The roadway was regularly closed off when flooded by the sea, and then cleaned up afterwards. The claimant slipped on seaweed on the road. The Council appealed against an award of damages, saying it was not practicable to close the road off to pedestrian, and that it would have been cleaned when the tide retreated.
Held: The appeal was allowed. The danger was apparent to the claimant, and the council had no additional duty to her. She made a choice to proceed, and assumed the risk.
kennedy, Laws LJJ
 EWCA Civ 743
Highways Act 1980 17
England and Wales
Cited – Heydon’s Case 1584
Mischief rule of Iinterpretation
Lord Coke stated the basis of the mischief rule of interpretation: ‘For the sure and true interpretation of all statutes in general (be they penal or beneficial, restrictive or enlarging of the common law), four things are to be discerned and . .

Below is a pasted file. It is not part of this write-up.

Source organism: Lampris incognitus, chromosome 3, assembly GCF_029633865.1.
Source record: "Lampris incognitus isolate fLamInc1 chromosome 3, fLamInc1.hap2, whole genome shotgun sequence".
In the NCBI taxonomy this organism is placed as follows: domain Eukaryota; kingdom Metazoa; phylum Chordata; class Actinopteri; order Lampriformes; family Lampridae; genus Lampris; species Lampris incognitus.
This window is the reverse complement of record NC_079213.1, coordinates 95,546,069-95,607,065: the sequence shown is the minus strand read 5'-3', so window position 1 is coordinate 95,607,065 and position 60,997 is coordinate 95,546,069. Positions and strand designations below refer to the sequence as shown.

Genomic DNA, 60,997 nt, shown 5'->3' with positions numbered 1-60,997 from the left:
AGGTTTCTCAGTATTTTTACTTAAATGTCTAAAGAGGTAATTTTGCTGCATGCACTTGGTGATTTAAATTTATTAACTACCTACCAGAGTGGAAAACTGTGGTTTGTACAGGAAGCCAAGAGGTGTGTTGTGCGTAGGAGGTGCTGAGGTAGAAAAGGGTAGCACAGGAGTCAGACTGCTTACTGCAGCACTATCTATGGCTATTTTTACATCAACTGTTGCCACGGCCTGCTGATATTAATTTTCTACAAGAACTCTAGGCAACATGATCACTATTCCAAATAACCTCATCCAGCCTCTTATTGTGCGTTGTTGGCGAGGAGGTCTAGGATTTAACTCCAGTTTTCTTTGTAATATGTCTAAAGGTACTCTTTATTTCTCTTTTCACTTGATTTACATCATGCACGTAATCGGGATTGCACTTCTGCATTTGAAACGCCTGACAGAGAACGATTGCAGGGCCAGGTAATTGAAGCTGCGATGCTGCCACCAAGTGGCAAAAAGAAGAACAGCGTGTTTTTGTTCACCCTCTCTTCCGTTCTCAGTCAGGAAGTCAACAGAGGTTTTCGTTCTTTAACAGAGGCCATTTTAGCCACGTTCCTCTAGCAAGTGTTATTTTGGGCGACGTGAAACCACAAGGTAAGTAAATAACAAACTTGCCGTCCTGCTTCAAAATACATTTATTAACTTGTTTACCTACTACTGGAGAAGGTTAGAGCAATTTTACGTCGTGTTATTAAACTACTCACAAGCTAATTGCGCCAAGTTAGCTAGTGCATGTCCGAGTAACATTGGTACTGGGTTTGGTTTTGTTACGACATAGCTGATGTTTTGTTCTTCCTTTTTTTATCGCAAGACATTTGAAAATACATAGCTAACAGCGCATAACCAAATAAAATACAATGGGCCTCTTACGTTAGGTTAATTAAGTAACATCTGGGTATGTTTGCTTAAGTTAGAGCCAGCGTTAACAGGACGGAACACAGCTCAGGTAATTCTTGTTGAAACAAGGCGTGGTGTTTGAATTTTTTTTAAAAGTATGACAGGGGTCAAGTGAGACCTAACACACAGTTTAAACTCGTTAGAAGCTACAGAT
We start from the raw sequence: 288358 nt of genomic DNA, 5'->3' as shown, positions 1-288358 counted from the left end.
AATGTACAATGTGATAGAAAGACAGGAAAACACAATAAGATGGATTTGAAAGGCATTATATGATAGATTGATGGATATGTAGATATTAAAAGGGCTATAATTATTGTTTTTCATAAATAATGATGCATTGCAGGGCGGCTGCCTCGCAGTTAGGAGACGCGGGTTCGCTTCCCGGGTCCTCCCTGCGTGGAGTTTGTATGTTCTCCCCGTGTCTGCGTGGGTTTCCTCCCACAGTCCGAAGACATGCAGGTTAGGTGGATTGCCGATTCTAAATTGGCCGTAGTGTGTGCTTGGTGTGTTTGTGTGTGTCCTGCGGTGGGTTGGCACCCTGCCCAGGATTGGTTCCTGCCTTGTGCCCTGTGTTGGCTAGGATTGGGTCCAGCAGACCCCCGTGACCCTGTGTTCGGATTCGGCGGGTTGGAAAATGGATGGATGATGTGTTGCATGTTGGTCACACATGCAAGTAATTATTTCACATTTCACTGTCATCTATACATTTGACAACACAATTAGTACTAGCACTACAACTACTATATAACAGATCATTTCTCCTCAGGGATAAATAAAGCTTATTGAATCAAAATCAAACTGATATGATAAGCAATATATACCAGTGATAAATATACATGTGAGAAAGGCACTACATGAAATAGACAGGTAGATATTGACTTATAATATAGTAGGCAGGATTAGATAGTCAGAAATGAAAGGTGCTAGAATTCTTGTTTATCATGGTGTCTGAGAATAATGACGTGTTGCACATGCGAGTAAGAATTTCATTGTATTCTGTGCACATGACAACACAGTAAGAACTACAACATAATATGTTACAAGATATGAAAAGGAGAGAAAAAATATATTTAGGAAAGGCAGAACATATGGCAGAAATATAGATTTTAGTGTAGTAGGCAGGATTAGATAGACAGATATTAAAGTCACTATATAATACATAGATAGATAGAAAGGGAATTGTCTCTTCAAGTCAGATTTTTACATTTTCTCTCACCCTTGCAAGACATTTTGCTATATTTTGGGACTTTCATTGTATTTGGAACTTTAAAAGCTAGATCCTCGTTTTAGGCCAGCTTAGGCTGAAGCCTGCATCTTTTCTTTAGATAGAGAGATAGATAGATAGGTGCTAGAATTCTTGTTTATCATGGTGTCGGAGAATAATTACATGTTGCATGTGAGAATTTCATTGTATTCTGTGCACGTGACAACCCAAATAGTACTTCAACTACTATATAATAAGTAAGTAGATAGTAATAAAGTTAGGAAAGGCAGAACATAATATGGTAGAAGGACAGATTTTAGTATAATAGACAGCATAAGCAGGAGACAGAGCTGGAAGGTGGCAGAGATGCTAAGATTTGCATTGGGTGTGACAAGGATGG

Cited – Cross v Kirklees Metropolitan Borough Council CA 27-Jun-1997
The Council’s duty to maintain a highway is not absolute. It must take reasonable steps to prevent or clear ice forming on pathway. Lord Justice Evans analysed the application of Section 41 to a situation which arose from ice and snow. In any case . .
These lists may be incomplete.
Updated: 16 May 2021; Ref: scu.145658